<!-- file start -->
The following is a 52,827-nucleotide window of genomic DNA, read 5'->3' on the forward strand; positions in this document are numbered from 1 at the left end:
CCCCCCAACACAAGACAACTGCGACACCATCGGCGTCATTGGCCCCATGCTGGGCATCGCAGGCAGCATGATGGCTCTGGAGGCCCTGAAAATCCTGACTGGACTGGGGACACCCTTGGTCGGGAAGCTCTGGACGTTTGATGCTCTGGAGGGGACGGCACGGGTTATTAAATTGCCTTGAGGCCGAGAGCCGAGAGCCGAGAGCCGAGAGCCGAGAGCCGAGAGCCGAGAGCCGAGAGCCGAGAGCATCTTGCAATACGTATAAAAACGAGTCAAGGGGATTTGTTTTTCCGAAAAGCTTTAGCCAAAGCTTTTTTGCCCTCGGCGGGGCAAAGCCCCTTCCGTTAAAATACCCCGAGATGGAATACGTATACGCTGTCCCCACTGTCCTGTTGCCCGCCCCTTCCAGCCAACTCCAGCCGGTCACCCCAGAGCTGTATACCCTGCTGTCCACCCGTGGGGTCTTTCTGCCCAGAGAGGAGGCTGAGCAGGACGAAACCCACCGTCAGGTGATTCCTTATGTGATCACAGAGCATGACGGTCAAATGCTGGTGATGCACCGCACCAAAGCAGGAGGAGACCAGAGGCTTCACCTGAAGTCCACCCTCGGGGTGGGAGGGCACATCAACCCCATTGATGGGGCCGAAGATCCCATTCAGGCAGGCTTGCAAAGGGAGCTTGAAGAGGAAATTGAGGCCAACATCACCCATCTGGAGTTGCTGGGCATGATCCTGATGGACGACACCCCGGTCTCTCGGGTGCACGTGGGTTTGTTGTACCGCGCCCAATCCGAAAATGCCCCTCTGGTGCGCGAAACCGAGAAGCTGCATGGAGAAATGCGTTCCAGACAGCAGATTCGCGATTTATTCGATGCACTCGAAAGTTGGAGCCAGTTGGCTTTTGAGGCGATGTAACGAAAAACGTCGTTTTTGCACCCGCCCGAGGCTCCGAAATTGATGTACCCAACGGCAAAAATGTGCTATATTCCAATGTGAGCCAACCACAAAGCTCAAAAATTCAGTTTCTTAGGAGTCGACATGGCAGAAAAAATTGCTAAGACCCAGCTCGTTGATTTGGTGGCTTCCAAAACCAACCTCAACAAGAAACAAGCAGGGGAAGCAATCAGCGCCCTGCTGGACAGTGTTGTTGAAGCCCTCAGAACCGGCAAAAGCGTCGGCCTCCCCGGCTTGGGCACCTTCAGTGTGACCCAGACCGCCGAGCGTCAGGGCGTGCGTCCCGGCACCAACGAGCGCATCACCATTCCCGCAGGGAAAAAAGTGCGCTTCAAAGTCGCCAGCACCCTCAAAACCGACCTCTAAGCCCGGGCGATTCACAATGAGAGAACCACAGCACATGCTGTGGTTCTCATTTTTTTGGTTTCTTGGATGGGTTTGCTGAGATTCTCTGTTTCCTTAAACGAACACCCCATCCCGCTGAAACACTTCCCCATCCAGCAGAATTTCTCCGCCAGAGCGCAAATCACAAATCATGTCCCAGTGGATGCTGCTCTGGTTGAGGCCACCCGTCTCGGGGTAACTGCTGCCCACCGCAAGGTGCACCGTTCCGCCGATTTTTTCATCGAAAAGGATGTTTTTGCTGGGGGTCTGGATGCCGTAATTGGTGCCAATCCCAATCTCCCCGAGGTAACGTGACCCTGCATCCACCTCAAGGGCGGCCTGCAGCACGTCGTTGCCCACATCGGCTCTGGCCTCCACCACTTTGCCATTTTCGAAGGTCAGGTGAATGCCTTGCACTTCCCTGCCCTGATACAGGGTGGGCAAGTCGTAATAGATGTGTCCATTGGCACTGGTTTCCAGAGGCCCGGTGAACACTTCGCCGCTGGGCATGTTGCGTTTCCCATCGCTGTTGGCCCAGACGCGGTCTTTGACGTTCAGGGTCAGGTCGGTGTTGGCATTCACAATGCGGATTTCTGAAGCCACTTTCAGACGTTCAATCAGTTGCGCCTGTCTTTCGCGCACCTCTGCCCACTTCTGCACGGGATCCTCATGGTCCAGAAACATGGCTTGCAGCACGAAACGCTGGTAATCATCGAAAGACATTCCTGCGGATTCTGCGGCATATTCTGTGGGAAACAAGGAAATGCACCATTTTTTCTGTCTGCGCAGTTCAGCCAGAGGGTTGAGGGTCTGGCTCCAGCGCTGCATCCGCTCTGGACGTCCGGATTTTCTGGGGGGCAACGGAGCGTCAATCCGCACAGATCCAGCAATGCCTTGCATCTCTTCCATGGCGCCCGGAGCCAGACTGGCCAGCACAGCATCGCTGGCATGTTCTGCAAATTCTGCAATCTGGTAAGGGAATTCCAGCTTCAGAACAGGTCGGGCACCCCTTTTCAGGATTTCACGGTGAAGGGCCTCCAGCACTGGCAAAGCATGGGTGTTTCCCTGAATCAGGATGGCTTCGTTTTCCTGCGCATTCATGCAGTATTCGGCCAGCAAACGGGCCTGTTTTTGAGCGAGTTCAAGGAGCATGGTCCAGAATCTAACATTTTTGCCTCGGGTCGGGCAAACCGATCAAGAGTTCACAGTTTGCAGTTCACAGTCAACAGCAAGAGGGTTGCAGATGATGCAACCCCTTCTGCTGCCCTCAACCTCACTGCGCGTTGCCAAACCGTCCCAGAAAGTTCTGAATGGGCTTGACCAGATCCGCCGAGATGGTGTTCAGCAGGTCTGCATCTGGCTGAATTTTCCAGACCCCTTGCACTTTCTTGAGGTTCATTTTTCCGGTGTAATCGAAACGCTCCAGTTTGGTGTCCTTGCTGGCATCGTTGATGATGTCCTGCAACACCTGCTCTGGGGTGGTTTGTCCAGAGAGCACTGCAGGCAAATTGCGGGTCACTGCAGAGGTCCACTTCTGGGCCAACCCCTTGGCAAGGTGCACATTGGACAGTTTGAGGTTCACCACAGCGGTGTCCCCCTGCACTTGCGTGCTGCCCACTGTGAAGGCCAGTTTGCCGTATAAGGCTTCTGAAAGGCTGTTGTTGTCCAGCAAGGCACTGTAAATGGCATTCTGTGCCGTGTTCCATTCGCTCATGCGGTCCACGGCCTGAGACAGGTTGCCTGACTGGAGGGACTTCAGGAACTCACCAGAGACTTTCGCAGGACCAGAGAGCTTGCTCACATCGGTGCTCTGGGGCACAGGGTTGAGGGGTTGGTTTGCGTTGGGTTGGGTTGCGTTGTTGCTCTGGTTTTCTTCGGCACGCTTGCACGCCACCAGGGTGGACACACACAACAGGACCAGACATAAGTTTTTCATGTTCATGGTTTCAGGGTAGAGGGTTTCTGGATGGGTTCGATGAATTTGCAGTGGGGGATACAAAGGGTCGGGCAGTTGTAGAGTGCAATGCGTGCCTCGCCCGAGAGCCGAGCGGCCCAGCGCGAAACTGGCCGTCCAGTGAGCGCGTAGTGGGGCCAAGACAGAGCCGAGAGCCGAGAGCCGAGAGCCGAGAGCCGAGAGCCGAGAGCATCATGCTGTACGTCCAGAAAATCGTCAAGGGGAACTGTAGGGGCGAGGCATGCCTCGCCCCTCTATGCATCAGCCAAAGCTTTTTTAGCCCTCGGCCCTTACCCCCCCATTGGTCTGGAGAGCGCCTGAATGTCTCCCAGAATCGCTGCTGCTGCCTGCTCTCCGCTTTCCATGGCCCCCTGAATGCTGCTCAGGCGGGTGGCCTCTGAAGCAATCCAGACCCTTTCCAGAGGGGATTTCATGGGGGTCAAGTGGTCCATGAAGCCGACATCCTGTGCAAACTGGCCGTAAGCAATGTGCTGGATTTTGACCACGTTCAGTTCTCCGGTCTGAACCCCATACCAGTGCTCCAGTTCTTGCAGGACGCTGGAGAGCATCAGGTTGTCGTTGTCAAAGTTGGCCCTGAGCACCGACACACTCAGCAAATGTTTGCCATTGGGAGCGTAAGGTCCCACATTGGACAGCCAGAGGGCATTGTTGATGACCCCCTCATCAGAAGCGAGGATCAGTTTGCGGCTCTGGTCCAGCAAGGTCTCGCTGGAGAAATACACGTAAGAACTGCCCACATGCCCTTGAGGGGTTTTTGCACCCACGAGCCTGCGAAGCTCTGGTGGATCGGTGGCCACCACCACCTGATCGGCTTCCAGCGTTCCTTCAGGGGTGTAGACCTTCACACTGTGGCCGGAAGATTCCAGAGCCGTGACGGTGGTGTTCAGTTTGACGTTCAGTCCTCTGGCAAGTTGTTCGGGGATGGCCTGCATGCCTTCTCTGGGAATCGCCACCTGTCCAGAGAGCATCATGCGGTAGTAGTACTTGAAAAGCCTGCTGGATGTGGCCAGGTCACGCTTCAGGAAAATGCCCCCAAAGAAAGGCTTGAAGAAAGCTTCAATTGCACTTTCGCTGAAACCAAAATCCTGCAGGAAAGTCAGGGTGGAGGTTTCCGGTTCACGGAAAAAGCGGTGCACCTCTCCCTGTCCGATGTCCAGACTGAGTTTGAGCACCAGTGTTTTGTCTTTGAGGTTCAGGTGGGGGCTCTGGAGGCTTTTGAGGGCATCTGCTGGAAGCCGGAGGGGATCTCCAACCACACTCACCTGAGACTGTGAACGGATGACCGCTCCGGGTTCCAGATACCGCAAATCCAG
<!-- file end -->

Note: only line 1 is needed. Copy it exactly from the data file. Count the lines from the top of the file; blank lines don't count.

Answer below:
The following is a 52,827-nucleotide window of genomic DNA, read 5'->3' on the forward strand; positions in this document are numbered from 1 at the left end: